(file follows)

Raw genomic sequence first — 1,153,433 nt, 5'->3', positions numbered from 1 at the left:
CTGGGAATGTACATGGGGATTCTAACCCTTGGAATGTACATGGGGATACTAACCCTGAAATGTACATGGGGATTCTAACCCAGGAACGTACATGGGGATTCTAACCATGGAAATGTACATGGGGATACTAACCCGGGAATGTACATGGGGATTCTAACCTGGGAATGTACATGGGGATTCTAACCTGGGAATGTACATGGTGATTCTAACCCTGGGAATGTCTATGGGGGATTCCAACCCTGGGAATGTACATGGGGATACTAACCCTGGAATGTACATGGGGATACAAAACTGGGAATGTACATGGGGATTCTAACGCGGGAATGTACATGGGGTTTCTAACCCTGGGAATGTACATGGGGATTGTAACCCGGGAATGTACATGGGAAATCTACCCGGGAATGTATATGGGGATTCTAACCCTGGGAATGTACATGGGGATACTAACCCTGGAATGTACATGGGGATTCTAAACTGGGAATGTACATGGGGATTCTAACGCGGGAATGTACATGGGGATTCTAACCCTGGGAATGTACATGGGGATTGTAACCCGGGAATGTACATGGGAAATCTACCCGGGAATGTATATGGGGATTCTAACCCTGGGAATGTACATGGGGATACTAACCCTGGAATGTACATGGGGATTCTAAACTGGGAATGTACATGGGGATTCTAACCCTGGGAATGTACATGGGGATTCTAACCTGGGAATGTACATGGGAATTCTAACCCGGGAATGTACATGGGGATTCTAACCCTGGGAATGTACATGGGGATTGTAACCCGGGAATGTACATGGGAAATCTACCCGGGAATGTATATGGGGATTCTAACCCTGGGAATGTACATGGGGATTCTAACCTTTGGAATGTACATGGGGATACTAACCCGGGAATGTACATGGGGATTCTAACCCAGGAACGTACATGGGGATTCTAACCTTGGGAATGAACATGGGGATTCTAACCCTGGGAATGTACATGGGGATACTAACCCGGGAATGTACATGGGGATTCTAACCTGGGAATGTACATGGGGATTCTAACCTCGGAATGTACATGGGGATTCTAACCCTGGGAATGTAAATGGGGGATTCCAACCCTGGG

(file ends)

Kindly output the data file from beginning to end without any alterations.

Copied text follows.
Raw genomic sequence first — 1,153,433 nt, 5'->3', positions numbered from 1 at the left:
CTGGGAATGTACATGGGGATTCTAACCCTTGGAATGTACATGGGGATACTAACCCTGAAATGTACATGGGGATTCTAACCCAGGAACGTACATGGGGATTCTAACCATGGAAATGTACATGGGGATACTAACCCGGGAATGTACATGGGGATTCTAACCTGGGAATGTACATGGGGATTCTAACCTGGGAATGTACATGGTGATTCTAACCCTGGGAATGTCTATGGGGGATTCCAACCCTGGGAATGTACATGGGGATACTAACCCTGGAATGTACATGGGGATACAAAACTGGGAATGTACATGGGGATTCTAACGCGGGAATGTACATGGGGTTTCTAACCCTGGGAATGTACATGGGGATTGTAACCCGGGAATGTACATGGGAAATCTACCCGGGAATGTATATGGGGATTCTAACCCTGGGAATGTACATGGGGATACTAACCCTGGAATGTACATGGGGATTCTAAACTGGGAATGTACATGGGGATTCTAACGCGGGAATGTACATGGGGATTCTAACCCTGGGAATGTACATGGGGATTGTAACCCGGGAATGTACATGGGAAATCTACCCGGGAATGTATATGGGGATTCTAACCCTGGGAATGTACATGGGGATACTAACCCTGGAATGTACATGGGGATTCTAAACTGGGAATGTACATGGGGATTCTAACCCTGGGAATGTACATGGGGATTCTAACCTGGGAATGTACATGGGAATTCTAACCCGGGAATGTACATGGGGATTCTAACCCTGGGAATGTACATGGGGATTGTAACCCGGGAATGTACATGGGAAATCTACCCGGGAATGTATATGGGGATTCTAACCCTGGGAATGTACATGGGGATTCTAACCTTTGGAATGTACATGGGGATACTAACCCGGGAATGTACATGGGGATTCTAACCCAGGAACGTACATGGGGATTCTAACCTTGGGAATGAACATGGGGATTCTAACCCTGGGAATGTACATGGGGATACTAACCCGGGAATGTACATGGGGATTCTAACCTGGGAATGTACATGGGGATTCTAACCTCGGAATGTACATGGGGATTCTAACCCTGGGAATGTAAATGGGGGATTCCAACCCTGGG